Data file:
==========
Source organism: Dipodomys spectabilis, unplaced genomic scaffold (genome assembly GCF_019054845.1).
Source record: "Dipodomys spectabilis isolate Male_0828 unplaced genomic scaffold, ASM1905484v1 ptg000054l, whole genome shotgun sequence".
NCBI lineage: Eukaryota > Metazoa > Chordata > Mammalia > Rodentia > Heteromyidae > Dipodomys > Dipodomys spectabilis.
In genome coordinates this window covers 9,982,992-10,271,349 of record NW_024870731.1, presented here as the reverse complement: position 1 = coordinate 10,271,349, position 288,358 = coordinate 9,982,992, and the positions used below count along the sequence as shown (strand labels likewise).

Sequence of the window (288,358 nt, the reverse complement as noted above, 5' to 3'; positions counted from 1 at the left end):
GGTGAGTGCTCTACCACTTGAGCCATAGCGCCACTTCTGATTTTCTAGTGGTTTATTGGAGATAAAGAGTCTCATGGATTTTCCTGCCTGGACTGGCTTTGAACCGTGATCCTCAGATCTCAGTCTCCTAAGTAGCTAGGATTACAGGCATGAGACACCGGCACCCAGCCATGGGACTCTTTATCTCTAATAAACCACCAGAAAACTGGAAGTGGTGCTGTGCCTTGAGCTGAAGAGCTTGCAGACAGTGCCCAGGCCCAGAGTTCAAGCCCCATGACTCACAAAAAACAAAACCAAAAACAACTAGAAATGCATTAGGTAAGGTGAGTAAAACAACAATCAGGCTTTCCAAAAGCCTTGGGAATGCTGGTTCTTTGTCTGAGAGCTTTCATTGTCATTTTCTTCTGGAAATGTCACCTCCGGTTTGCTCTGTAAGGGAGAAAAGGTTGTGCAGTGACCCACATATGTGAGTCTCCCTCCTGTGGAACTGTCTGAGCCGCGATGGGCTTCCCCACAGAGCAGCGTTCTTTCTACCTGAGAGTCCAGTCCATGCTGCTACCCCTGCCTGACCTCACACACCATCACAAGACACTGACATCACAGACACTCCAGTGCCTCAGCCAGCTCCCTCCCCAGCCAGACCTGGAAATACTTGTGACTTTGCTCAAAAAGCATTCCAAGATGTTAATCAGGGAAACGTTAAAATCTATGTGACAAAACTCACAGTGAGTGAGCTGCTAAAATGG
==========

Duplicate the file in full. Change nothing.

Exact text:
Source organism: Dipodomys spectabilis, unplaced genomic scaffold (genome assembly GCF_019054845.1).
Source record: "Dipodomys spectabilis isolate Male_0828 unplaced genomic scaffold, ASM1905484v1 ptg000054l, whole genome shotgun sequence".
NCBI lineage: Eukaryota > Metazoa > Chordata > Mammalia > Rodentia > Heteromyidae > Dipodomys > Dipodomys spectabilis.
In genome coordinates this window covers 9,982,992-10,271,349 of record NW_024870731.1, presented here as the reverse complement: position 1 = coordinate 10,271,349, position 288,358 = coordinate 9,982,992, and the positions used below count along the sequence as shown (strand labels likewise).

Sequence of the window (288,358 nt, the reverse complement as noted above, 5' to 3'; positions counted from 1 at the left end):
GGTGAGTGCTCTACCACTTGAGCCATAGCGCCACTTCTGATTTTCTAGTGGTTTATTGGAGATAAAGAGTCTCATGGATTTTCCTGCCTGGACTGGCTTTGAACCGTGATCCTCAGATCTCAGTCTCCTAAGTAGCTAGGATTACAGGCATGAGACACCGGCACCCAGCCATGGGACTCTTTATCTCTAATAAACCACCAGAAAACTGGAAGTGGTGCTGTGCCTTGAGCTGAAGAGCTTGCAGACAGTGCCCAGGCCCAGAGTTCAAGCCCCATGACTCACAAAAAACAAAACCAAAAACAACTAGAAATGCATTAGGTAAGGTGAGTAAAACAACAATCAGGCTTTCCAAAAGCCTTGGGAATGCTGGTTCTTTGTCTGAGAGCTTTCATTGTCATTTTCTTCTGGAAATGTCACCTCCGGTTTGCTCTGTAAGGGAGAAAAGGTTGTGCAGTGACCCACATATGTGAGTCTCCCTCCTGTGGAACTGTCTGAGCCGCGATGGGCTTCCCCACAGAGCAGCGTTCTTTCTACCTGAGAGTCCAGTCCATGCTGCTACCCCTGCCTGACCTCACACACCATCACAAGACACTGACATCACAGACACTCCAGTGCCTCAGCCAGCTCCCTCCCCAGCCAGACCTGGAAATACTTGTGACTTTGCTCAAAAAGCATTCCAAGATGTTAATCAGGGAAACGTTAAAATCTATGTGACAAAACTCACAGTGAGTGAGCTGCTAAAATGG